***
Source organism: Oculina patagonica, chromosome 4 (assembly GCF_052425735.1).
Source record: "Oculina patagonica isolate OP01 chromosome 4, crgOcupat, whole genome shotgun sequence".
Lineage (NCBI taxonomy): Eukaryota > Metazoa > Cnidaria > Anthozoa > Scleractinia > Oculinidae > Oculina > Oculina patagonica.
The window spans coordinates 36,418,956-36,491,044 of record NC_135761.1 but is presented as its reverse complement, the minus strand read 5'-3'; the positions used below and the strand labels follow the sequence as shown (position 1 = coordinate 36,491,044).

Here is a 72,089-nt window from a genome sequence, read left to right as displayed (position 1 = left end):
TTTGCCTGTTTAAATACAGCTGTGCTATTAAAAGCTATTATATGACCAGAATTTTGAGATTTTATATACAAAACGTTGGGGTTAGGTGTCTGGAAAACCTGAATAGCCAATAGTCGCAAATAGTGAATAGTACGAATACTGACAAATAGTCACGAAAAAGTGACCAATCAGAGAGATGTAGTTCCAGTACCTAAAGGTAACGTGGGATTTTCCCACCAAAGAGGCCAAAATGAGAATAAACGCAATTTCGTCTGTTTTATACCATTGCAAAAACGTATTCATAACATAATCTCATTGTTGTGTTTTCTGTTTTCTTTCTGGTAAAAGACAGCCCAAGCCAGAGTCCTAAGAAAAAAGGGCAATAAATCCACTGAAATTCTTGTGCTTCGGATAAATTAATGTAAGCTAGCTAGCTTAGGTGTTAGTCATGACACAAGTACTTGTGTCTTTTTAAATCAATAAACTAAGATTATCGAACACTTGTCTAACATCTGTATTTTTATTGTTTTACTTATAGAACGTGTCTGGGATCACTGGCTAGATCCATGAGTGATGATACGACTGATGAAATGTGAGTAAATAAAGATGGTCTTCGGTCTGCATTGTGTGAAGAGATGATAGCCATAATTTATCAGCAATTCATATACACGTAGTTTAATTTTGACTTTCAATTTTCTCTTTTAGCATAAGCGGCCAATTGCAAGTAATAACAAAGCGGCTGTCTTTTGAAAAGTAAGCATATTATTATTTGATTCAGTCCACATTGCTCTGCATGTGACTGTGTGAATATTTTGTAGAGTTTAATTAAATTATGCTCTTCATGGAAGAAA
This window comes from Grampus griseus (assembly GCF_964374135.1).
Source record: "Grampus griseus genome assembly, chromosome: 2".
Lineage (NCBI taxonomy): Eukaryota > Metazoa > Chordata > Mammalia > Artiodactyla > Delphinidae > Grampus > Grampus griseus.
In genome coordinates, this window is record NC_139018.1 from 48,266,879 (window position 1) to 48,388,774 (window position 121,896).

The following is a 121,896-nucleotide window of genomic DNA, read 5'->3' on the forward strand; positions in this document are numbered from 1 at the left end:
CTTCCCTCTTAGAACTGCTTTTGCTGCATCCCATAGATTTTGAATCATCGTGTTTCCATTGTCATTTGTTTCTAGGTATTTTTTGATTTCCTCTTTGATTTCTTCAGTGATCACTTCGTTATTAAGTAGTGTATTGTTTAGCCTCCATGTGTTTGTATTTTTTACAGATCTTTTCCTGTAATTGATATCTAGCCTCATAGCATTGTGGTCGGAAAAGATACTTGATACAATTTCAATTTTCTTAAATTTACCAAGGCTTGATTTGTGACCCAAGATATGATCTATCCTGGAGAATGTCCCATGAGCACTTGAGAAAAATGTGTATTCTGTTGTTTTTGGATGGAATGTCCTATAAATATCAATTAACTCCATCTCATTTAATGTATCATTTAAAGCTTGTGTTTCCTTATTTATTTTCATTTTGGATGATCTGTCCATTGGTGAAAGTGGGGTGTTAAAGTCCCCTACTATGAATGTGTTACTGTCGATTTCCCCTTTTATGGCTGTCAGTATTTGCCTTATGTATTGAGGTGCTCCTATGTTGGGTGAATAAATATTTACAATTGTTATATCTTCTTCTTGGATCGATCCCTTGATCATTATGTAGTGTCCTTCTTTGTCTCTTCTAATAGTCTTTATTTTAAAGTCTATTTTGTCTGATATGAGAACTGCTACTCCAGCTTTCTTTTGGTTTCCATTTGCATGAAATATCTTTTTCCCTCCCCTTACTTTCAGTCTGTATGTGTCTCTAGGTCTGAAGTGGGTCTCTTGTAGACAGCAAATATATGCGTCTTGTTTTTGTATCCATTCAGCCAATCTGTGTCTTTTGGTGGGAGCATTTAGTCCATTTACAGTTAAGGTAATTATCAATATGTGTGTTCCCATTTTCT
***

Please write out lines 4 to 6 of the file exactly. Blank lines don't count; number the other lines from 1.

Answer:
The window spans coordinates 36,418,956-36,491,044 of record NC_135761.1 but is presented as its reverse complement, the minus strand read 5'-3'; the positions used below and the strand labels follow the sequence as shown (position 1 = coordinate 36,491,044).

Here is a 72,089-nt window from a genome sequence, read left to right as displayed (position 1 = left end):
TTTGCCTGTTTAAATACAGCTGTGCTATTAAAAGCTATTATATGACCAGAATTTTGAGATTTTATATACAAAACGTTGGGGTTAGGTGTCTGGAAAACCTGAATAGCCAATAGTCGCAAATAGTGAATAGTACGAATACTGACAAATAGTCACGAAAAAGTGACCAATCAGAGAGATGTAGTTCCAGTACCTAAAGGTAACGTGGGATTTTCCCACCAAAGAGGCCAAAATGAGAATAAACGCAATTTCGTCTGTTTTATACCATTGCAAAAACGTATTCATAACATAATCTCATTGTTGTGTTTTCTGTTTTCTTTCTGGTAAAAGACAGCCCAAGCCAGAGTCCTAAGAAAAAAGGGCAATAAATCCACTGAAATTCTTGTGCTTCGGATAAATTAATGTAAGCTAGCTAGCTTAGGTGTTAGTCATGACACAAGTACTTGTGTCTTTTTAAATCAATAAACTAAGATTATCGAACACTTGTCTAACATCTGTATTTTTATTGTTTTACTTATAGAACGTGTCTGGGATCACTGGCTAGATCCATGAGTGATGATACGACTGATGAAATGTGAGTAAATAAAGATGGTCTTCGGTCTGCATTGTGTGAAGAGATGATAGCCATAATTTATCAGCAATTCATATACACGTAGTTTAATTTTGACTTTCAATTTTCTCTTTTAGCATAAGCGGCCAATTGCAAGTAATAACAAAGCGGCTGTCTTTTGAAAAGTAAGCATATTATTATTTGATTCAGTCCACATTGCTCTGCATGTGACTGTGTGAATATTTTGTAGAGTTTAATTAAATTATGCTCTTCATGGAAGAAA